10 essential recruiting email templates

85% of recruiters rely on email as the top channel for reaching out to, and interacting with, potential hires. Recruiting emails are your first, and sometimes only, means of contact with potential candidates, so it’s important to get them right.

While email templates can be a powerful time-saving secret weapon for busy recruiters, they must be carefully calibrated to meet the individual needs of the candidates. A study by IBM reported that more than 1/5 of all job candidates don’t feel well-informed during the hiring process, which contributes to a poor hiring experience. If your emails are leaving out crucial details or are perceived as formulaic, the candidate may start to feel more like a burden than a valued potential employee.

Email templates are a great place to start and simplify a lot of the repeat, often monotonous tasks that come with candidate communication. Personalize the following email templates to create clear, friendly, and informative emails so that candidates feel excited and confident about each stage of the hiring process.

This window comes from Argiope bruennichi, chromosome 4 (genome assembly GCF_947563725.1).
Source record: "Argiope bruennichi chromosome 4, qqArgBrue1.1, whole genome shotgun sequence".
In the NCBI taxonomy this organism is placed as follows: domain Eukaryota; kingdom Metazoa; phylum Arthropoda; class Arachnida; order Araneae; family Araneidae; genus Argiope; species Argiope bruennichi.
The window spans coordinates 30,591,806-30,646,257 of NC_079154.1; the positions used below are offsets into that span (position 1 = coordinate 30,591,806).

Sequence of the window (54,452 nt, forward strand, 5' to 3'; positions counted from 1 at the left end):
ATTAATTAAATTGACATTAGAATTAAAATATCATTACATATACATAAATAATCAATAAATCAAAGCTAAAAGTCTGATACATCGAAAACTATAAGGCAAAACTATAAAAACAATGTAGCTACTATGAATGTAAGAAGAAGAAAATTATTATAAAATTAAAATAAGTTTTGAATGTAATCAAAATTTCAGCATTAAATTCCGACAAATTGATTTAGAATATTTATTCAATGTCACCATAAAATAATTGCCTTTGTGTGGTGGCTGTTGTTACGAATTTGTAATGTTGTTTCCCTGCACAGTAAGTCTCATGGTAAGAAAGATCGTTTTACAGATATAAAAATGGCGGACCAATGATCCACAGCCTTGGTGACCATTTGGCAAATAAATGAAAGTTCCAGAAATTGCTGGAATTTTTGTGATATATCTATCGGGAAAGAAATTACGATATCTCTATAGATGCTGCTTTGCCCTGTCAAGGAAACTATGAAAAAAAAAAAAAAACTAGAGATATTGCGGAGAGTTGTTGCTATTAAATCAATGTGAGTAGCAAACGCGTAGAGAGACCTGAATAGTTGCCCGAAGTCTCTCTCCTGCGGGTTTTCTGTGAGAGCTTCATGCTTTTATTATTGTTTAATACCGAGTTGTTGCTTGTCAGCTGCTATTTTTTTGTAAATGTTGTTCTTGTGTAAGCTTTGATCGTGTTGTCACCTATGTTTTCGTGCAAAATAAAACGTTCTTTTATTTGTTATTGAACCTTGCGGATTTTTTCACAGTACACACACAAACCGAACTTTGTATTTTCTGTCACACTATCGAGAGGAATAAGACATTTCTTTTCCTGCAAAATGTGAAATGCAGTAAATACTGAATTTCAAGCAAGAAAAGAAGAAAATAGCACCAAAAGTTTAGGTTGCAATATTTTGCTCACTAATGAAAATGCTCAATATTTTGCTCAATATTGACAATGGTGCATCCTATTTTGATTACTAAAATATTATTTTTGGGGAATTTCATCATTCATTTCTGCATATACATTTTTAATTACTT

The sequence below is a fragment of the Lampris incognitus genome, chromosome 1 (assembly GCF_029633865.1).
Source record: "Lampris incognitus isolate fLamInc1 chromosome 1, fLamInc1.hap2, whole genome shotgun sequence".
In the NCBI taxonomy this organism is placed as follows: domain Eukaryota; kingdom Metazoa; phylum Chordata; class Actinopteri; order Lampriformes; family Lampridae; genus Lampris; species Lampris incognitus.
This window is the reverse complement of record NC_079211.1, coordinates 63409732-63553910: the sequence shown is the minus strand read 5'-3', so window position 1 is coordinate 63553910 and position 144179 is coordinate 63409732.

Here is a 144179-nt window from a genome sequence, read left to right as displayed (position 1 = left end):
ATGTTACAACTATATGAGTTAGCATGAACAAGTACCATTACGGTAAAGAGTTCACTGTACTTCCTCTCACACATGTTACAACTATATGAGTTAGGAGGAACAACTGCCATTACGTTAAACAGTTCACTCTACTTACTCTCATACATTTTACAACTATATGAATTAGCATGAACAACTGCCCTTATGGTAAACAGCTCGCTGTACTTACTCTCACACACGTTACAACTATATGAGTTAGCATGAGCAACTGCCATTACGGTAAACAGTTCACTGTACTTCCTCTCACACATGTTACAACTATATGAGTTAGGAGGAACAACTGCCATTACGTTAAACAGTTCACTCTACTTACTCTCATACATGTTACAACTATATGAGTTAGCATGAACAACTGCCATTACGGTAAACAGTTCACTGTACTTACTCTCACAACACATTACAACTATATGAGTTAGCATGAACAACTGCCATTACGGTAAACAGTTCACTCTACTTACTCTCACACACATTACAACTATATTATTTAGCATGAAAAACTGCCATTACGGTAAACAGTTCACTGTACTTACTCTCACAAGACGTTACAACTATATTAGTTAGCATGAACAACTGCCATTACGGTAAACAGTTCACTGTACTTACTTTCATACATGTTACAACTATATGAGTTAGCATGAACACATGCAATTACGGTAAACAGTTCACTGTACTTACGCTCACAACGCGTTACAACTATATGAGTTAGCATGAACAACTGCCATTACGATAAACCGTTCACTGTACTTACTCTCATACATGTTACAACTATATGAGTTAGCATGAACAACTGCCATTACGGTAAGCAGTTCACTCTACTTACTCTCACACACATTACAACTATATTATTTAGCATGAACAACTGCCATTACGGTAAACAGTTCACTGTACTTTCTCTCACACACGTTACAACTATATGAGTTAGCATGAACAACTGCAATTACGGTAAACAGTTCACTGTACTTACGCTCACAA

Essential recruiting email templates

We’ve created 10 templates to cover the most pivotal communication touchstones in the hiring process. Customize them to match your company’s style and tone; then personalize them for each candidate.

1. General sourcing

Recruiters can find exciting candidates in many different places, including employee referrals, social media, and even through personal blogs. Wherever you source candidates from, a good introductory email can help get them interested in your company.

When cold emailing a passive candidate, personalize your email so that prospects actually stop and read it, instead of glazing over it or thinking it’s spam. An effective sourcing email starts with a killer subject line that grabs the candidate’s attention. If it’s not feasible to come up with a clever subject line for every candidate, go for something informative and direct.

Keep the email short and to the point. Including only the most essential information increases the likelihood that a busy prospect will take the time to read it. And end with a specific ask: to set up a phone call, for example. Make it easy for the potential candidate to take the next step.